Battle of Liegnitz (1241 AD)
Fast Play Rules for Students

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By Matt Fritz

Version 2: This is the second version of the Battle of Liegnitz Rules. The original version can be found here. The rules were not changed, they seem to work fine. New battle reports and pictues were added to the original file.

Historical Background: In 1241 the mighty Mongol army launched an invasion into Europe. While the main force headed for a showdown in Hungary a smaller army was sent into Poland as a diversion. A large Polish and Germany army, led by Henry the Pious of Silesia, marched off to link up with King Wenceslas of Bohemia's army. The Mongols confronted them as they passed the town of Liegnitz. Although outnumbered, the Mongols fought brilliantly and inflicted a devastating defeat on their opponents.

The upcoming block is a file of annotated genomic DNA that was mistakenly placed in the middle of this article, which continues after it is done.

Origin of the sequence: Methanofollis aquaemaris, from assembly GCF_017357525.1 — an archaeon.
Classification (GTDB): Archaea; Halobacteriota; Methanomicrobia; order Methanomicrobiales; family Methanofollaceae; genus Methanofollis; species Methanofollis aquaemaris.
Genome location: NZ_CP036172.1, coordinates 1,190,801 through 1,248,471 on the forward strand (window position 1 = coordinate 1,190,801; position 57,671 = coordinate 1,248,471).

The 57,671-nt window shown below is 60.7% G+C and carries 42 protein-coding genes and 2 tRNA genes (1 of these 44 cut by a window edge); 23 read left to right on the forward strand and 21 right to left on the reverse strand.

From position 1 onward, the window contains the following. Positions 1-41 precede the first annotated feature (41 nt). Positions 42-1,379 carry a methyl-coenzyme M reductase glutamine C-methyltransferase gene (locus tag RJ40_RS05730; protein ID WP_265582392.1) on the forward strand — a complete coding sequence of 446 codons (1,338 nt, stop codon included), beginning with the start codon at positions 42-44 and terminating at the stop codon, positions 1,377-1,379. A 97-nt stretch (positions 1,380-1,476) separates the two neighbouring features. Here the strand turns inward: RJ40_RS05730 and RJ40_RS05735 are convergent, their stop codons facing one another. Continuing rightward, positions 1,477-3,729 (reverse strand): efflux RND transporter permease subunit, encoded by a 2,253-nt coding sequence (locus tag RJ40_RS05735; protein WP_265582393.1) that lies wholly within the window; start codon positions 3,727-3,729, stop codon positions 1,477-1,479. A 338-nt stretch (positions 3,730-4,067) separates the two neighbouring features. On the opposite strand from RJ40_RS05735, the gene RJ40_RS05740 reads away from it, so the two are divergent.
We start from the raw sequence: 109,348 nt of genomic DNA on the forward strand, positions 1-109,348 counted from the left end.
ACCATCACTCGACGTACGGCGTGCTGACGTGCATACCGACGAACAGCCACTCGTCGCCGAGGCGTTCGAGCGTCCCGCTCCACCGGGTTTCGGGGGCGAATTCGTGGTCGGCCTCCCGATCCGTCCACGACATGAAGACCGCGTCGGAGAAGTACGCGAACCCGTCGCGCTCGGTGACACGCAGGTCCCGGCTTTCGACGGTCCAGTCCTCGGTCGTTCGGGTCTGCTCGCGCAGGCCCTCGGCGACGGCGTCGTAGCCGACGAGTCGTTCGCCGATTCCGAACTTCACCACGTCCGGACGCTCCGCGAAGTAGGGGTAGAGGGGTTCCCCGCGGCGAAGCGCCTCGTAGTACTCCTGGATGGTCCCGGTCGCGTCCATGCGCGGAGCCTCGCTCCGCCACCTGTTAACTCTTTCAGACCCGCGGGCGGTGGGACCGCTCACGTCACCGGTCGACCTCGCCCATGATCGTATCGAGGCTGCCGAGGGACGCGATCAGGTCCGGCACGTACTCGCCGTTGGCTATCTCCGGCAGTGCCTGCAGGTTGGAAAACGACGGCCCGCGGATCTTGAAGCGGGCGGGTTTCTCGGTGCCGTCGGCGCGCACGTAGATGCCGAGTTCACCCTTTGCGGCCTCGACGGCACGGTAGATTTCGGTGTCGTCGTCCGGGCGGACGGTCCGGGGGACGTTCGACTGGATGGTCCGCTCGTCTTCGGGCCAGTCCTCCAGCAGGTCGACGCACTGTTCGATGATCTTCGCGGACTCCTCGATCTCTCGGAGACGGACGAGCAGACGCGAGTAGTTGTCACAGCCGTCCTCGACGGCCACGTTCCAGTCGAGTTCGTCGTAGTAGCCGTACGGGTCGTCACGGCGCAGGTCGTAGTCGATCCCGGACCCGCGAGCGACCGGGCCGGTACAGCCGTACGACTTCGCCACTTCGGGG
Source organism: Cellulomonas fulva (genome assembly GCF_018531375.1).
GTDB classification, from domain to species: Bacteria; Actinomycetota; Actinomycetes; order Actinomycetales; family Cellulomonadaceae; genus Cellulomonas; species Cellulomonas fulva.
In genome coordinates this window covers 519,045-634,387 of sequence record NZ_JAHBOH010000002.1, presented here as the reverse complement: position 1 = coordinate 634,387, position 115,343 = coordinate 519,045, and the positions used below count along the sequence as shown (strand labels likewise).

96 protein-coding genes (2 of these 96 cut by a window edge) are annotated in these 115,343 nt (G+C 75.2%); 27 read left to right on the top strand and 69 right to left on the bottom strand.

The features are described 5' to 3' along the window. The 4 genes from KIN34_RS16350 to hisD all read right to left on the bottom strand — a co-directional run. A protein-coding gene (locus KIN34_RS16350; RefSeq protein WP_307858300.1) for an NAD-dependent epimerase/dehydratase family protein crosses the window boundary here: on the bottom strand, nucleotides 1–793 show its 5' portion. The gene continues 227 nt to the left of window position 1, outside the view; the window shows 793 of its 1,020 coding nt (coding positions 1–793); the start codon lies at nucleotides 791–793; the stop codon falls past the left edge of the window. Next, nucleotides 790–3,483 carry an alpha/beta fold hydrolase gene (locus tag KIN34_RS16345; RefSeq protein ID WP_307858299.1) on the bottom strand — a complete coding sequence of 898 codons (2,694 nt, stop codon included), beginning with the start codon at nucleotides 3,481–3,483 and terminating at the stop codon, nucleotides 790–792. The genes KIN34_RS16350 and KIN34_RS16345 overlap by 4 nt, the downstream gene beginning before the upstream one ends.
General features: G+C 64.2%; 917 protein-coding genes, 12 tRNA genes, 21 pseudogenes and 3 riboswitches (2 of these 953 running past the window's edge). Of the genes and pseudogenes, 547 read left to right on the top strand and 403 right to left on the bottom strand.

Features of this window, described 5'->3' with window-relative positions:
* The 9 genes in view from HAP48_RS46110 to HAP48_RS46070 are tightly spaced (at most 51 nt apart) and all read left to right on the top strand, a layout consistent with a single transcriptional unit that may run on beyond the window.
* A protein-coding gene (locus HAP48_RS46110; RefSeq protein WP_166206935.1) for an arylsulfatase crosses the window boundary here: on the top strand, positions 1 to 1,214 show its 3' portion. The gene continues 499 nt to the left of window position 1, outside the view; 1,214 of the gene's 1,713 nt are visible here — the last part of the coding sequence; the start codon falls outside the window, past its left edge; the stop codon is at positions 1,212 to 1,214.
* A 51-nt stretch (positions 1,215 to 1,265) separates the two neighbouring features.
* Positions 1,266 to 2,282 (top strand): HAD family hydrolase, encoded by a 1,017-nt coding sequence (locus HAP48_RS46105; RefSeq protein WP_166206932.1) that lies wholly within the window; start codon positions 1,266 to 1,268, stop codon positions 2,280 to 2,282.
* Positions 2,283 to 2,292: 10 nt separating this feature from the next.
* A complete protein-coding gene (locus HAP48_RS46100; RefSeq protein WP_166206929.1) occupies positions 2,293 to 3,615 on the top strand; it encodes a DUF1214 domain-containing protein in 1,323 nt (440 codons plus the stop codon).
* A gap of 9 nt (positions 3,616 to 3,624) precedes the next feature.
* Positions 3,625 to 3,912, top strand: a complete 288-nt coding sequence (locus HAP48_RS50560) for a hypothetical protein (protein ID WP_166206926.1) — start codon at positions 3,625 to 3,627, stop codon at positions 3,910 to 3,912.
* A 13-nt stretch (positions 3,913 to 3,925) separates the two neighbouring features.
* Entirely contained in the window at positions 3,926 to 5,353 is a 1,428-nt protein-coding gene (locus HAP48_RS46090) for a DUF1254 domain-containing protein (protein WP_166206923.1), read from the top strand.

Battle 1: The Polish knights advanced recklessly on both flanks. Predictably, they were soon isolated and destroyed. On the left one unfortunate unit followed the Mangudai division into a fatal trap. The Mongol commanders reveled in their success. King Henry ordered his army to switch to the defensive. The command was unnecessary since none of the surviving knights was willing to advance. Even the Teutonic knights showed little taste for battle. Henry sent his archers and crossbowmen into the center of the field to take pot shots at the Mongols. The Mongols were unimpressed. They knew they were winning the battle and were content to force the Poles to attack.